This is an archived article that was published on sltrib.com in 2012, and information in the article may be outdated. It is provided only for personal research purposes and may not be reprinted.
We elect another bunch of politicians on Tuesday, including a president. The winner could be the same one we have right now, or a new one. No surprise there.
A third possibility exists. It's a long shot. Horrible space monsters may invade Earth and enslave the entire human race while here's the good part actually balancing the budget.
Don't hold your breath.
I have cast a ballot in 80 percent of elections in which I was qualified to vote. That's a pretty good average considering that a large number of Americans rarely vote.
It's getting worse. Sixty-three percent of voting-age Americans turned out for the 1960 national election. Compare that with 38.7 percent in 2010. An estimated 90 million potential voters won't bother on Tuesday.
You can't really blame them. There seems little point in going to the trouble of voting when you can just as well stay home and comb your hair for all the good it seems to do.
I suggested as much to a politician who knocked on my door last week. He countered by insisting that my vote was "absolutely critical."
He made it sound as if my measly vote would be the determining factor in every race from president to school board.
He was right about the critical part.
I'm so absolutely critical of the political process that I sometimes write in Jimi Hendrix for office even though he's dead.
As you can imagine, this did not sit well with someone who believes so much in the electoral process that he was willing to put his own name on a ballot.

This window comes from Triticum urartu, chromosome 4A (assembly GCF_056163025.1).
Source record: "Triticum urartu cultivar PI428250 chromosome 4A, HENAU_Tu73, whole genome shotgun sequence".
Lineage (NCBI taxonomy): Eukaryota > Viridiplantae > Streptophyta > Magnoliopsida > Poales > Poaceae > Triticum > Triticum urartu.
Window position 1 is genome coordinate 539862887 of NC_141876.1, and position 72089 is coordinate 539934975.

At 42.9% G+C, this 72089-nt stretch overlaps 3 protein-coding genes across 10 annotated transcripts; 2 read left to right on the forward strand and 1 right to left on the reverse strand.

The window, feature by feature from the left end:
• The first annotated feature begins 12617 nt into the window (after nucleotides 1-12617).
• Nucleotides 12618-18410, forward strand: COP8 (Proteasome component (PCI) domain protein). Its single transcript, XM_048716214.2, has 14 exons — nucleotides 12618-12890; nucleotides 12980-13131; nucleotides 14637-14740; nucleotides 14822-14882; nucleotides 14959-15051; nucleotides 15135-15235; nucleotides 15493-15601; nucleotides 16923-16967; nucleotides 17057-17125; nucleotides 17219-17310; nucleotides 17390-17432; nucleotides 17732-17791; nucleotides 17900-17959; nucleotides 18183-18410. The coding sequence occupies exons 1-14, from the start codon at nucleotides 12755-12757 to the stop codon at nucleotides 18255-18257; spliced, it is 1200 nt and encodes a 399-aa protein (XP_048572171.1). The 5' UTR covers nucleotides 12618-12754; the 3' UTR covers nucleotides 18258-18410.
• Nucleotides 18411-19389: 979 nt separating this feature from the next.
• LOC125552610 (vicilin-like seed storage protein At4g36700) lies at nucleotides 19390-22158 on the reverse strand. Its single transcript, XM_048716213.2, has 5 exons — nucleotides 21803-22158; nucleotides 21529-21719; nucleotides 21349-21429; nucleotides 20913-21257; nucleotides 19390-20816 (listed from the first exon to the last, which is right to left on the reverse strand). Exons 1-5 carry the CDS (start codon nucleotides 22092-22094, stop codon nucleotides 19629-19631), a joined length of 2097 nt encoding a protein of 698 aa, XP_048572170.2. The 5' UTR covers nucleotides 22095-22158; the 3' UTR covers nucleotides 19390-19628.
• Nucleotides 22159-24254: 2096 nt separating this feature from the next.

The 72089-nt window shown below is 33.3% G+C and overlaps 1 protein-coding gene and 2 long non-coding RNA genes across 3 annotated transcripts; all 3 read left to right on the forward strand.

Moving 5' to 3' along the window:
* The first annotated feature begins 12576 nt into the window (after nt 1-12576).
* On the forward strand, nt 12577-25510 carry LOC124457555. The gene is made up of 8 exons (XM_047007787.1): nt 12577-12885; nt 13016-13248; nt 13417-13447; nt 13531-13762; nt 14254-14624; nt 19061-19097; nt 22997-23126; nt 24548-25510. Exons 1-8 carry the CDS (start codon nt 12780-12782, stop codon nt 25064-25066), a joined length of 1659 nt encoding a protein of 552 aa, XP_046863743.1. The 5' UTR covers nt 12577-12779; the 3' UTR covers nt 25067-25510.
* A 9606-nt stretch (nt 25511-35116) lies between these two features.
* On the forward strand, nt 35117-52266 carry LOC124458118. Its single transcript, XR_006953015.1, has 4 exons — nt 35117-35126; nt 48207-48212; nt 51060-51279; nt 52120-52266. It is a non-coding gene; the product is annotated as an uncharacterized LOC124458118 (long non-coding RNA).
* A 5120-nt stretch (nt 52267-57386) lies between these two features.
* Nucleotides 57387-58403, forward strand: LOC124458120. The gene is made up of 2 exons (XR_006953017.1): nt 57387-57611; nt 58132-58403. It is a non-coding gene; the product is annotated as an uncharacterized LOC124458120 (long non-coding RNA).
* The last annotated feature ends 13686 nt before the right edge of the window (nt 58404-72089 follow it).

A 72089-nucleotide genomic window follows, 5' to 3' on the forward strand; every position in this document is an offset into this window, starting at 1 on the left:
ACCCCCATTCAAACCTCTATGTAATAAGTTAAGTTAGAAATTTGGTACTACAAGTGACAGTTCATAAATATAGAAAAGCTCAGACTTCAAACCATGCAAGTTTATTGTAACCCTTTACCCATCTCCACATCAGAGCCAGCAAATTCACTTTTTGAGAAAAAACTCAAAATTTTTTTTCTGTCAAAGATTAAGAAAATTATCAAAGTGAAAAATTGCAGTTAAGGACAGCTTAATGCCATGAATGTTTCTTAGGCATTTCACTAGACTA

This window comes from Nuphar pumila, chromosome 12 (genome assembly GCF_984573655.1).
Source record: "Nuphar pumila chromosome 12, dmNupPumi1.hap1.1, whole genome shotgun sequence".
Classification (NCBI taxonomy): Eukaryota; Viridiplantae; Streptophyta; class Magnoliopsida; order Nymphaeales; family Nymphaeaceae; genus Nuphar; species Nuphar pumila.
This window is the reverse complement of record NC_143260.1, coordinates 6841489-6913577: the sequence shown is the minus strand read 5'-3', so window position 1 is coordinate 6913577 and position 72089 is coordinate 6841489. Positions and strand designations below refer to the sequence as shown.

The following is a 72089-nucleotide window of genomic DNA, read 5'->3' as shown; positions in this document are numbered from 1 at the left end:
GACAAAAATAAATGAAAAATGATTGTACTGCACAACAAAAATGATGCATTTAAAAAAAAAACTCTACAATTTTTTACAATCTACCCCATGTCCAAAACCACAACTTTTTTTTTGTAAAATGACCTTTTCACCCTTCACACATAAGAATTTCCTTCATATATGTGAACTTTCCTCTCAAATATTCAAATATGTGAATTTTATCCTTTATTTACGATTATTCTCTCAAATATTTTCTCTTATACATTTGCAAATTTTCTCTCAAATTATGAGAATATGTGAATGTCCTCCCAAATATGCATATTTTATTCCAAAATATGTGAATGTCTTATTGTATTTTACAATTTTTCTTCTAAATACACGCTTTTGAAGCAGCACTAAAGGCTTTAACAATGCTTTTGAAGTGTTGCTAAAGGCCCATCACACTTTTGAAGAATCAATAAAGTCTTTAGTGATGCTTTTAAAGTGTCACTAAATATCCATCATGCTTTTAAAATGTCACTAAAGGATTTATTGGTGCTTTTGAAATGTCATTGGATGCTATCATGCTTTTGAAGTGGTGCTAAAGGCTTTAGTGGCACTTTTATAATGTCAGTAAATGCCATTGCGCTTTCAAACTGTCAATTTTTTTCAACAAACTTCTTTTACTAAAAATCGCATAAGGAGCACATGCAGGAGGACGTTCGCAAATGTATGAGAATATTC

"What if all Americans felt the way you do?" the exasperated candidate wanted to know. "Where would the country be then?"
Hmm, what if nobody voted? That would be something, wouldn't it?
Maybe the fix America needs isn't for more people to vote but rather fewer. Lots of people vote and nothing ever seems to change. A zero percent turnout at the polls would probably shake things up.
Just for laughs, I asked the candidate why he thought I should vote. Not for him specifically, but in general. Why should I vote when it doesn't really seem to make a difference?
The candidate replied that If I don't vote, I really don't have any right to complain if things don't turn out the way I want.
Wrong. I have the right to complain any time someone takes money from me by threatening to imprison or even shoot me. If being taxed happened in an alley, it would be called a "robbery."
The candidate's second reason was that it was my responsibility as an American to participate in the democratic process.
Wrong again. It's my responsibility as an American to exercise my freedom any way I want. If I don't want to vote, I don't have to. And you can't make me.
That's not true in every country with a voting populace. In some, you have to vote. Among them are Australia, Luxembourg, Brazil, Argentina and the Congo.
Now there's an excellent reason to vote. If you want the kind of government that doesn't force you to drive down to the polls and stand in line, you need to vote so that you don't HAVE to vote.
Robert Kirby can be reached at firstname.lastname@example.org or facebook.com/stillnotpatbagley.